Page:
Add to that a healthy sprinkling of old photographs and sketches of 19th-century New York, and this is one of the books from the ’70s you should not miss out on.

Read Time and Again: Amazon | Goodreads

The Story of a Shipwrecked Sailor by Gabriel García Márquez book cover with illustrated person

The Story of a Shipwrecked Sailor by Gabriel García Márquez (1970)

Translated into English by Randolph Hogan

In February of 1955, 20-year-old sailor Luis Alejandro Velasco sets out from the United States to return to Colombia on the destroyer ship Caldas.

He has spent a long stretch of time in the USA and is eager to return home. Unfortunately, whilst crossing the waters of the Caribbean, he and seven other crew members are washed overboard.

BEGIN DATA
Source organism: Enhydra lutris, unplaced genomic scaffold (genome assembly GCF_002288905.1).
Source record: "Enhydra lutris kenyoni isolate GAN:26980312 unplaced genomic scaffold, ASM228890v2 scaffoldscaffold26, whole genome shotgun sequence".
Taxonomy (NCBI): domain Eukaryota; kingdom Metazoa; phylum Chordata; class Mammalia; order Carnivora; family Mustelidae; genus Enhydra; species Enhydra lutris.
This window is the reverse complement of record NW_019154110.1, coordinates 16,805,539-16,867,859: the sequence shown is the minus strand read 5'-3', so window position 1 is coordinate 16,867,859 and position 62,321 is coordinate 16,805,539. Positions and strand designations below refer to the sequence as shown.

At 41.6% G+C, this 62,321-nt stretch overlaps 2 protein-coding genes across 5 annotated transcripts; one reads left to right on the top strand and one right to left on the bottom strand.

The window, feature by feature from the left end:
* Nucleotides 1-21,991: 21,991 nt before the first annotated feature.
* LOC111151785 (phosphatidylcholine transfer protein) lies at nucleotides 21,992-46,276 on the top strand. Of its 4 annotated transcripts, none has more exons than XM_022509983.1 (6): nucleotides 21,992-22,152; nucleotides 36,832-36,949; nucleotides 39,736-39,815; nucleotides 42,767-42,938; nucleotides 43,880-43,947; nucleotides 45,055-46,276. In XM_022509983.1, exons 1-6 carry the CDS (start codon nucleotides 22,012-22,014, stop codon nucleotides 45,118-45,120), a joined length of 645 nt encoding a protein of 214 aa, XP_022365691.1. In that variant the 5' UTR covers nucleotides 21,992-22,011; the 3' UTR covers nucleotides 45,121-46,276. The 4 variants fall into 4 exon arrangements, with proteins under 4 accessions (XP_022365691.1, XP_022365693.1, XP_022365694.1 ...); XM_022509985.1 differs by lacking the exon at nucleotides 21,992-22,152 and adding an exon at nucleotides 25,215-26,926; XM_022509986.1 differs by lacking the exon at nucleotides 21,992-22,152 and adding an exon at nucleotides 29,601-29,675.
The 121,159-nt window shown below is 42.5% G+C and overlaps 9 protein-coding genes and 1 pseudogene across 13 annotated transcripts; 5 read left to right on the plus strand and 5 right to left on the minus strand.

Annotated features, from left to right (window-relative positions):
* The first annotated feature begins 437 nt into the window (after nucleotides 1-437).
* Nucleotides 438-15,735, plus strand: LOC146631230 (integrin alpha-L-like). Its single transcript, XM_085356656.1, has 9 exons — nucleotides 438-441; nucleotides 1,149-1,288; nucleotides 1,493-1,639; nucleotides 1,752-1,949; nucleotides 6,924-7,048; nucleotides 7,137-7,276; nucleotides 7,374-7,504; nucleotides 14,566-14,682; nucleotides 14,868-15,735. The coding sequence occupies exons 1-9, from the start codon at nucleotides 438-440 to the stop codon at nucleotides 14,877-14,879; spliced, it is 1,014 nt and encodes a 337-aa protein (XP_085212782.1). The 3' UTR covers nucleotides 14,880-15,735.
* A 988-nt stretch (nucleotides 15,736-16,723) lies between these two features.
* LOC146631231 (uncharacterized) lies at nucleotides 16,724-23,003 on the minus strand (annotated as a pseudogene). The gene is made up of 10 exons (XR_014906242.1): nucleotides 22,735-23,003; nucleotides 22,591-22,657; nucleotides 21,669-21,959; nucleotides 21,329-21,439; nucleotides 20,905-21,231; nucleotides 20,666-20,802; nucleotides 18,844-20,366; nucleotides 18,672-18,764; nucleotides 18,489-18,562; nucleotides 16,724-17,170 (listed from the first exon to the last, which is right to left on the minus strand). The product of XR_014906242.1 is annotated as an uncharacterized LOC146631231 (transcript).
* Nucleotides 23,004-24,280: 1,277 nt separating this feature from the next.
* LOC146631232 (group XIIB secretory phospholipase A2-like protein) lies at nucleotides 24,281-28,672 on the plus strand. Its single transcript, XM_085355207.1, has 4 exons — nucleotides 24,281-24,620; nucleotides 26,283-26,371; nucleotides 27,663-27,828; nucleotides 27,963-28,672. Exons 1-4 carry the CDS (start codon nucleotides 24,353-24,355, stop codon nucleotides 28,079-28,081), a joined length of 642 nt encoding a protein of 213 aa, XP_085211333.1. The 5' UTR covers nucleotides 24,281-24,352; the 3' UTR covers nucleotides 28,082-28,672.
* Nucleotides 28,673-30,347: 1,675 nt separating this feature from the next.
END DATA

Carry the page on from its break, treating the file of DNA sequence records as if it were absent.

What follows is a story of survival in brutal conditions and a battle against loneliness and starvation.

The Story of a Shipwrecked Sailor (which has a much longer full title that may or may not contain spoilers so I won’t write it here) was originally a series of fourteen consecutive installments in a newspaper before being collected together and released as a novel.

Unlike other popular books in the ’70s, this book brought about some controversy due to the discrepancies between Velasco’s version of events and the official statements released by the Colombian government of the time.

Find Gabriel García Márquez’s Love in the Time of Cholera on our ’80s reading list.

Read The Story of a Shipwrecked Sailor: Amazon | Goodreads

Karnak Café by Naguib Mahfouz book cover with white and black tiled floor in cafe

Karnak Café by Naguib Mahfouz (1974)

Translated into English by Roger Allen